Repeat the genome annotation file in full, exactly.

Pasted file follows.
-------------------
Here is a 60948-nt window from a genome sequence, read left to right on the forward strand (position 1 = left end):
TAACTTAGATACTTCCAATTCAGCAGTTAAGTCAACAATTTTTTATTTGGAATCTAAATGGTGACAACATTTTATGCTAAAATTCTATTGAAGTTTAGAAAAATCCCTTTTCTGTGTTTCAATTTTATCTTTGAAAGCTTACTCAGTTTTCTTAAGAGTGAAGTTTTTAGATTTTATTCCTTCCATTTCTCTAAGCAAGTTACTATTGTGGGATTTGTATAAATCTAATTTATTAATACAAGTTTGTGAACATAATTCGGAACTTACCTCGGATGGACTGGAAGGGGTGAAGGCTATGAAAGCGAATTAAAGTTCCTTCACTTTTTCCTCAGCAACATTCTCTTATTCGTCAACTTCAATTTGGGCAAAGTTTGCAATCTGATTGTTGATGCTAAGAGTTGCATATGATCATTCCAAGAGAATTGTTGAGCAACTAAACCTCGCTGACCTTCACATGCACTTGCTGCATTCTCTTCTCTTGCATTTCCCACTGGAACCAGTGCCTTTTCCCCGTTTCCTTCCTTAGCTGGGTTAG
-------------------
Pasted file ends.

Here is a 60948-nt window from a genome sequence, read left to right on the forward strand (position 1 = left end):
TAACTTAGATACTTCCAATTCAGCAGTTAAGTCAACAATTTTTTATTTGGAATCTAAATGGTGACAACATTTTATGCTAAAATTCTATTGAAGTTTAGAAAAATCCCTTTTCTGTGTTTCAATTTTATCTTTGAAAGCTTACTCAGTTTTCTTAAGAGTGAAGTTTTTAGATTTTATTCCTTCCATTTCTCTAAGCAAGTTACTATTGTGGGATTTGTATAAATCTAATTTATTAATACAAGTTTGTGAACATAATTCGGAACTTACCTCGGATGGACTGGAAGGGGTGAAGGCTATGAAAGCGAATTAAAGTTCCTTCACTTTTTCCTCAGCAACATTCTCTTATTCGTCAACTTCAATTTGGGCAAAGTTTGCAATCTGATTGTTGATGCTAAGAGTTGCATATGATCATTCCAAGAGAATTGTTGAGCAACTAAACCTCGCTGACCTTCACATGCACTTGCTGCATTCTCTTCTCTTGCATTTCCCACTGGAACCAGTGCCTTTTCCCCGTTTCCTTCCTTAGCTGGGTTAG